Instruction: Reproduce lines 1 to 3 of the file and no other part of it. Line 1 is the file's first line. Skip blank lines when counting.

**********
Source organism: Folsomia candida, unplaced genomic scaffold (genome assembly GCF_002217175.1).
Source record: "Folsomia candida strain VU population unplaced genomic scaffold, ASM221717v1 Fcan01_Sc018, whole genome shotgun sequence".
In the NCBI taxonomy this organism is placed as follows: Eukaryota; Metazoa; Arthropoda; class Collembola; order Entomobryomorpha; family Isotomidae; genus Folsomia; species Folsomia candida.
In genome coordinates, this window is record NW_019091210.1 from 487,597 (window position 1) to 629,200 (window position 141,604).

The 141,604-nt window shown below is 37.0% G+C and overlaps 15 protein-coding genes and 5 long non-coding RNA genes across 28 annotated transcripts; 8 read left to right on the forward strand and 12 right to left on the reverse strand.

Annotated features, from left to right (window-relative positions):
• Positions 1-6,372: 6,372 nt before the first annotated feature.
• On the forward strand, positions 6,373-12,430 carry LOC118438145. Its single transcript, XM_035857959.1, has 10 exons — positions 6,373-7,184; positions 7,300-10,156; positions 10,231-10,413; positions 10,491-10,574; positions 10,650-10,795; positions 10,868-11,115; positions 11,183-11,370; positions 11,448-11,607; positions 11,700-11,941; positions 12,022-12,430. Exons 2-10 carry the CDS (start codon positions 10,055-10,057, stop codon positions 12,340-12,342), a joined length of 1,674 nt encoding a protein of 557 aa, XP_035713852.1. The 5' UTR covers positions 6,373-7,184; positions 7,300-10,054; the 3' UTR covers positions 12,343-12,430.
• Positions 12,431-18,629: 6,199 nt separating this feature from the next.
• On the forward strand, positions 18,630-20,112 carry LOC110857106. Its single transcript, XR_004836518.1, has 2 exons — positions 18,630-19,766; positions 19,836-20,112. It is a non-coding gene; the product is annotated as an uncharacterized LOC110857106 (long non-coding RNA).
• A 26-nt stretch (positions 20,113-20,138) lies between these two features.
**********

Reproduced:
Source organism: Folsomia candida, unplaced genomic scaffold (genome assembly GCF_002217175.1).
Source record: "Folsomia candida strain VU population unplaced genomic scaffold, ASM221717v1 Fcan01_Sc018, whole genome shotgun sequence".
In the NCBI taxonomy this organism is placed as follows: Eukaryota; Metazoa; Arthropoda; class Collembola; order Entomobryomorpha; family Isotomidae; genus Folsomia; species Folsomia candida.